Just like in any industry, there are good apples and bad apples, and the PR one is no different. Having worked in the industry for over 20 years, the majority of PR practitioners I have come across work with integrity and are good, honest people. Of course there are examples of people with questionable ethics, but that can be said of any industry – like clockwork, a news story will regularly break about a rogue doctor who did something bad. Or just read up on who caused the 2008 financial crisis… I don’t think they are all ruthless  ̶w̶a̶n̶k̶e̶r̶s̶,  just some are.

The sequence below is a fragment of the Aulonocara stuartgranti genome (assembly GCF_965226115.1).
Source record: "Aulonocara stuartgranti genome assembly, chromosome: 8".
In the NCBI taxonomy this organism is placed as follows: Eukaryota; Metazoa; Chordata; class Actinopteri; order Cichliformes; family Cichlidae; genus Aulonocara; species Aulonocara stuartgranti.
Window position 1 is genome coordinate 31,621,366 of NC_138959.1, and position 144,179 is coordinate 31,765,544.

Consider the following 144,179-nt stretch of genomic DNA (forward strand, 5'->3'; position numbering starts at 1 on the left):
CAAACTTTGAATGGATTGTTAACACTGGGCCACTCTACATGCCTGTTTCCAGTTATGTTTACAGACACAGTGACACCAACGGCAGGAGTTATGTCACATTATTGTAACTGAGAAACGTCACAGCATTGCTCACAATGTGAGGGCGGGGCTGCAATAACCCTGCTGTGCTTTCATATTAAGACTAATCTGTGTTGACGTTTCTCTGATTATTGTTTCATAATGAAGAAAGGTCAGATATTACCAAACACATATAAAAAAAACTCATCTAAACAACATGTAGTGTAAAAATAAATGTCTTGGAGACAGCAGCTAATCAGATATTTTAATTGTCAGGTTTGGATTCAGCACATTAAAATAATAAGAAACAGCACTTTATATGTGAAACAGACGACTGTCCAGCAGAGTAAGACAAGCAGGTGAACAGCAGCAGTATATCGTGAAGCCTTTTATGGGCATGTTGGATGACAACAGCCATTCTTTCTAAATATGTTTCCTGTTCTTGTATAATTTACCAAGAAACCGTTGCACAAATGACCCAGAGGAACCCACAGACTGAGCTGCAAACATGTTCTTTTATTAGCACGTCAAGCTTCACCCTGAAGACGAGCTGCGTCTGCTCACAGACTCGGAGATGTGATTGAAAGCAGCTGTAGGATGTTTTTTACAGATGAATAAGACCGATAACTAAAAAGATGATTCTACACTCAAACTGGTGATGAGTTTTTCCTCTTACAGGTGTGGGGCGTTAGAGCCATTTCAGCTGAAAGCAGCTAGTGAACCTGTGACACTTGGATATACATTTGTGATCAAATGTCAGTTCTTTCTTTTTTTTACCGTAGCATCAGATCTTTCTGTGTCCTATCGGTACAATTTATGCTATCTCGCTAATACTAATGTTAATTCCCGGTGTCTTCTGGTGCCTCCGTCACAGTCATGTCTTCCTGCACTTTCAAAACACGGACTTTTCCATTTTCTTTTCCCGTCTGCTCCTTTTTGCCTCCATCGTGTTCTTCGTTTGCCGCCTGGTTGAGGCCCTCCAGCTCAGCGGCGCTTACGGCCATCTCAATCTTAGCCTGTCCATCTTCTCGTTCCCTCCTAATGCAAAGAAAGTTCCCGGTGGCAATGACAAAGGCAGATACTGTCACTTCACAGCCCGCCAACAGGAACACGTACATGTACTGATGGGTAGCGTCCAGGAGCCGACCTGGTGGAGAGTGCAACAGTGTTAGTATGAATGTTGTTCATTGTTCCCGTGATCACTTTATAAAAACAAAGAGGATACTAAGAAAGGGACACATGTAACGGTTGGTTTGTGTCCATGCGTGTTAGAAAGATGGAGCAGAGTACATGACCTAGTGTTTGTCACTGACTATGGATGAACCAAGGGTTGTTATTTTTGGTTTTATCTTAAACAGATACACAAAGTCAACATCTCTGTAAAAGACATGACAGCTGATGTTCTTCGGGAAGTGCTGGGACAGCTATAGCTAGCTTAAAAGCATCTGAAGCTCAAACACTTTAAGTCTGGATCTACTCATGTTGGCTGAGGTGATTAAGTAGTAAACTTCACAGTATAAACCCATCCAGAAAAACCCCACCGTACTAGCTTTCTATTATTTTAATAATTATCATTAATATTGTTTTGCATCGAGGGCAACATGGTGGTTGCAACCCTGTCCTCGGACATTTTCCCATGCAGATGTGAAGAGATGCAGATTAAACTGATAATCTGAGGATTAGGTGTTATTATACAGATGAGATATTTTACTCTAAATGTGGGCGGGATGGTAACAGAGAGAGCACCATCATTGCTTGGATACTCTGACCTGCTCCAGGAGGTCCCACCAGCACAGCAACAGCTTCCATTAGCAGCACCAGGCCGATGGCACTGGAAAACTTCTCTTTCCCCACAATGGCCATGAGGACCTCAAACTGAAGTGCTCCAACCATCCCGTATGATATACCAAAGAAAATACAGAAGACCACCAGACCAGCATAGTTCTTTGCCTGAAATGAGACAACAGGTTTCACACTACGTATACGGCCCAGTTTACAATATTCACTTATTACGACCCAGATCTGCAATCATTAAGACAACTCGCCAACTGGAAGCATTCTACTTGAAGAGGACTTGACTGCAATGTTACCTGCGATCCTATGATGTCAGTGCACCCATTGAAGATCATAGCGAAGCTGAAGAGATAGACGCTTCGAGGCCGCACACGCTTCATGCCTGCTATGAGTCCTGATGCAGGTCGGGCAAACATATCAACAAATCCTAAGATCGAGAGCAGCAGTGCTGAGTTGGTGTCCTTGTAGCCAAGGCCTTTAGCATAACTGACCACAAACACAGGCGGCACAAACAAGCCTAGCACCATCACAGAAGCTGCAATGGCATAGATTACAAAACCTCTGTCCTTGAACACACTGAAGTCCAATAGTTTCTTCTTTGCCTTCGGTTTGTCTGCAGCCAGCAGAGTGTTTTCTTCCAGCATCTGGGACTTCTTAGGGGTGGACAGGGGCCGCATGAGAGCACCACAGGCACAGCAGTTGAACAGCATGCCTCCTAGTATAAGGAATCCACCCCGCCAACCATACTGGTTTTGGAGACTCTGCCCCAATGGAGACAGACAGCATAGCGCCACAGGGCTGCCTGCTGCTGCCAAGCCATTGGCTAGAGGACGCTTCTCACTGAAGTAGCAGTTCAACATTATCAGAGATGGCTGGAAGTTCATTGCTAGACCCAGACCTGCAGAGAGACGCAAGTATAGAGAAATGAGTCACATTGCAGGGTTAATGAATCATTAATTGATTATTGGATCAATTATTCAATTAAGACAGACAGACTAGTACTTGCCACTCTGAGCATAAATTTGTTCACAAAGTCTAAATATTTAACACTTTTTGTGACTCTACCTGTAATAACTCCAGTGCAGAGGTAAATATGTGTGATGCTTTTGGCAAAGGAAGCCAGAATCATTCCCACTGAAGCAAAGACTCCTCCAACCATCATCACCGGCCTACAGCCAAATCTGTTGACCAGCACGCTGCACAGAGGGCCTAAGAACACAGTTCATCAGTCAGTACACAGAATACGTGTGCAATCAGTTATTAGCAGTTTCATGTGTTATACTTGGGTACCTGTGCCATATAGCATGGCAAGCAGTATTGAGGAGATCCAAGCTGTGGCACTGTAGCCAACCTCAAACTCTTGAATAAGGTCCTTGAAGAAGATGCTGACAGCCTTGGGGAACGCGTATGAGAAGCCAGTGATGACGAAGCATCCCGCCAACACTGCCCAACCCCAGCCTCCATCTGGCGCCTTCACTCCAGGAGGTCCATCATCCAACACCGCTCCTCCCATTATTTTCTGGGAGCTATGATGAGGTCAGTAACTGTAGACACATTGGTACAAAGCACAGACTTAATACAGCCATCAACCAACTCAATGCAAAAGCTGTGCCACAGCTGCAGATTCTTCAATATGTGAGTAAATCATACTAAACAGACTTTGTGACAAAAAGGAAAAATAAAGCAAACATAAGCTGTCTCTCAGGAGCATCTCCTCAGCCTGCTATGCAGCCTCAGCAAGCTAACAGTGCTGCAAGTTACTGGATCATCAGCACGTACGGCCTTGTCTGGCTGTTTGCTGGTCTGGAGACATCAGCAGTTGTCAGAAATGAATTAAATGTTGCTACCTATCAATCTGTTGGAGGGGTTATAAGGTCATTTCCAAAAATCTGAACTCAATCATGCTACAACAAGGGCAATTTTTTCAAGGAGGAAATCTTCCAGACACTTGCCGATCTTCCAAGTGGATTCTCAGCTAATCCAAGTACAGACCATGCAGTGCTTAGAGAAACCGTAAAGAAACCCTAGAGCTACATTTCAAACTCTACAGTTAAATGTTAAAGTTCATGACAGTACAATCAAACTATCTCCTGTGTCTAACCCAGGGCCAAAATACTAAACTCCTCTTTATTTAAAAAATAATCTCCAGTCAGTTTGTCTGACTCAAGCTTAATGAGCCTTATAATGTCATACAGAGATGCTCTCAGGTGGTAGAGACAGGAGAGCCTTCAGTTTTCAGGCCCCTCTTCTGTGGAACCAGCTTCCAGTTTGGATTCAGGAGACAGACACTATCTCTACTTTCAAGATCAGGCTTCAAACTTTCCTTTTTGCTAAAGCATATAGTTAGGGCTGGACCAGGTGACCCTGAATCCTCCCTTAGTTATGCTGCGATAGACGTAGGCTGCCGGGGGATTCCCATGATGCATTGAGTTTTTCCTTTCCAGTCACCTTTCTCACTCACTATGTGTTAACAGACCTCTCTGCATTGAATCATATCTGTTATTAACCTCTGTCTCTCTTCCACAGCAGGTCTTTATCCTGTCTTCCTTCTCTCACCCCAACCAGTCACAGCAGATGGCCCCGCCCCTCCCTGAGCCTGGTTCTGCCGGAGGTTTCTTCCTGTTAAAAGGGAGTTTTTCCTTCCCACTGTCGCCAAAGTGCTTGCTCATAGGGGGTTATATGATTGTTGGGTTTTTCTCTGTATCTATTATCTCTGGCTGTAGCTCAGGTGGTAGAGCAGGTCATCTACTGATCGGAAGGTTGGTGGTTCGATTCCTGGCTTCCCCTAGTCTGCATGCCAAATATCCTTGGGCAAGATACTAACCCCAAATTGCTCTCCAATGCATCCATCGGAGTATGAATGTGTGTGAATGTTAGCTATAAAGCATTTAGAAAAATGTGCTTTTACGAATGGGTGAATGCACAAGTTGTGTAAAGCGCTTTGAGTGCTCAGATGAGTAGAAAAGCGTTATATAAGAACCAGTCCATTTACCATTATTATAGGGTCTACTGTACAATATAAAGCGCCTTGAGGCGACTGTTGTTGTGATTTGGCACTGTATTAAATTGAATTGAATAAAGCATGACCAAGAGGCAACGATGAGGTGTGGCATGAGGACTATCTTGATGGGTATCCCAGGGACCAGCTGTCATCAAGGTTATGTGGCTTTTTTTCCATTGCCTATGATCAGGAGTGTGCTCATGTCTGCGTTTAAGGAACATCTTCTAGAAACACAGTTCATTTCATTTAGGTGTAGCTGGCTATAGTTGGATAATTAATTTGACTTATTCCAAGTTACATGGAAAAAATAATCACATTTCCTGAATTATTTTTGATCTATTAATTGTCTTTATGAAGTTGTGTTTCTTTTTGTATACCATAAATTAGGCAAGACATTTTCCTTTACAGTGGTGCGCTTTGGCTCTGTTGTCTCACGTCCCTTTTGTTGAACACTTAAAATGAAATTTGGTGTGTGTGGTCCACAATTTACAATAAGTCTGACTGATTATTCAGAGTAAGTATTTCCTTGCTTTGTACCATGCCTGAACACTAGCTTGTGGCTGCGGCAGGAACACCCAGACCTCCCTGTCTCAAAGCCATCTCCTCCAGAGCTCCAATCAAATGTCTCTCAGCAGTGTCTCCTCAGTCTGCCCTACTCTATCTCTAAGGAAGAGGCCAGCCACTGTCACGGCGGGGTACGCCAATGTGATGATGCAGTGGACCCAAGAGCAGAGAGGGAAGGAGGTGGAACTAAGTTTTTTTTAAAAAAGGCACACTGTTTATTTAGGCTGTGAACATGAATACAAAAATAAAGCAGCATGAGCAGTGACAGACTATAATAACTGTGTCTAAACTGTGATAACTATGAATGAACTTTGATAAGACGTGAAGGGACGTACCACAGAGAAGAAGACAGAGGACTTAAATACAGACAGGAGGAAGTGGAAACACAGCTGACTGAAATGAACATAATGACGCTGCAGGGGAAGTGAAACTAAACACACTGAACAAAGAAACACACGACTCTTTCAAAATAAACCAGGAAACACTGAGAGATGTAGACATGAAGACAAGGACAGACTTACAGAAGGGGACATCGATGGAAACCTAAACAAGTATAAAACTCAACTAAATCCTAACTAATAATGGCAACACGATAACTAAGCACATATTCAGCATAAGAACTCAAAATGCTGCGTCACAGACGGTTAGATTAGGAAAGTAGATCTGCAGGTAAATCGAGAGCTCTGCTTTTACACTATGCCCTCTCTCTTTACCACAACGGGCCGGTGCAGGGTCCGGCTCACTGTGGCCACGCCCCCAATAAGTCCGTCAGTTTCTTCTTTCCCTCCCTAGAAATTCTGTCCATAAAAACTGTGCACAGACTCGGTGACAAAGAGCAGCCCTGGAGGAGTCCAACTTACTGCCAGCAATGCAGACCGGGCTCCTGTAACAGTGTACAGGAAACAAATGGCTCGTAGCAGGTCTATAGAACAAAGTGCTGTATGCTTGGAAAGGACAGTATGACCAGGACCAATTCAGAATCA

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When a brand takes on a PR agency, they mainly want two things – quality and plentiful press coverage which is on brand and benefits their business. PR executives are driven by their clients to achieve these results, and it is an unfortunate reflection of the mainstream media landscape that journalists opt for fluffy and sensationalized content over well-thought-out, in-depth and educational content. Going back to the Corona beer story, having worked in the industry for years, including the crossover from print to digital, I can say with almost complete certainty that had the agency in question run a story about the changing patterns of alcohol consumption since the start of the pandemic, it would have been a complete flop. That is not to defend the story or its methodology, but put simply, the PR agency was simply providing the media what they wanted.